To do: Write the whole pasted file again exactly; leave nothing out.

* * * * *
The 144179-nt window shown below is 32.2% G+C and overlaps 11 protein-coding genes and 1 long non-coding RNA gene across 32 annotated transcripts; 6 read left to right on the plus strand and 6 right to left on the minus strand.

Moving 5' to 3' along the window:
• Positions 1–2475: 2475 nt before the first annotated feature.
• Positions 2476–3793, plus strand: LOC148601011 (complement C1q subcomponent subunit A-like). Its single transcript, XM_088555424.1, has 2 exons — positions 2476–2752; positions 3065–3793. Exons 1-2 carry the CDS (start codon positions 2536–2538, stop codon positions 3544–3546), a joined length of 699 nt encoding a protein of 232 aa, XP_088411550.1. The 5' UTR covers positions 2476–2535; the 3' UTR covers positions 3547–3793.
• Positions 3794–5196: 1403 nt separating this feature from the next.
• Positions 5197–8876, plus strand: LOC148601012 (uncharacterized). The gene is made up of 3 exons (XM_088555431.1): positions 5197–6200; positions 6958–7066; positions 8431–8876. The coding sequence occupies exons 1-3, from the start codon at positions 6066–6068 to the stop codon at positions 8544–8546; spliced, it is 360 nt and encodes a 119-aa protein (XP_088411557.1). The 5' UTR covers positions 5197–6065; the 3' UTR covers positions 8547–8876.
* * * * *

The 144179-nt window shown below is 32.2% G+C and overlaps 11 protein-coding genes and 1 long non-coding RNA gene across 32 annotated transcripts; 6 read left to right on the plus strand and 6 right to left on the minus strand.

Moving 5' to 3' along the window:
• Positions 1–2475: 2475 nt before the first annotated feature.
• Positions 2476–3793, plus strand: LOC148601011 (complement C1q subcomponent subunit A-like). Its single transcript, XM_088555424.1, has 2 exons — positions 2476–2752; positions 3065–3793. Exons 1-2 carry the CDS (start codon positions 2536–2538, stop codon positions 3544–3546), a joined length of 699 nt encoding a protein of 232 aa, XP_088411550.1. The 5' UTR covers positions 2476–2535; the 3' UTR covers positions 3547–3793.
• Positions 3794–5196: 1403 nt separating this feature from the next.
• Positions 5197–8876, plus strand: LOC148601012 (uncharacterized). The gene is made up of 3 exons (XM_088555431.1): positions 5197–6200; positions 6958–7066; positions 8431–8876. The coding sequence occupies exons 1-3, from the start codon at positions 6066–6068 to the stop codon at positions 8544–8546; spliced, it is 360 nt and encodes a 119-aa protein (XP_088411557.1). The 5' UTR covers positions 5197–6065; the 3' UTR covers positions 8547–8876.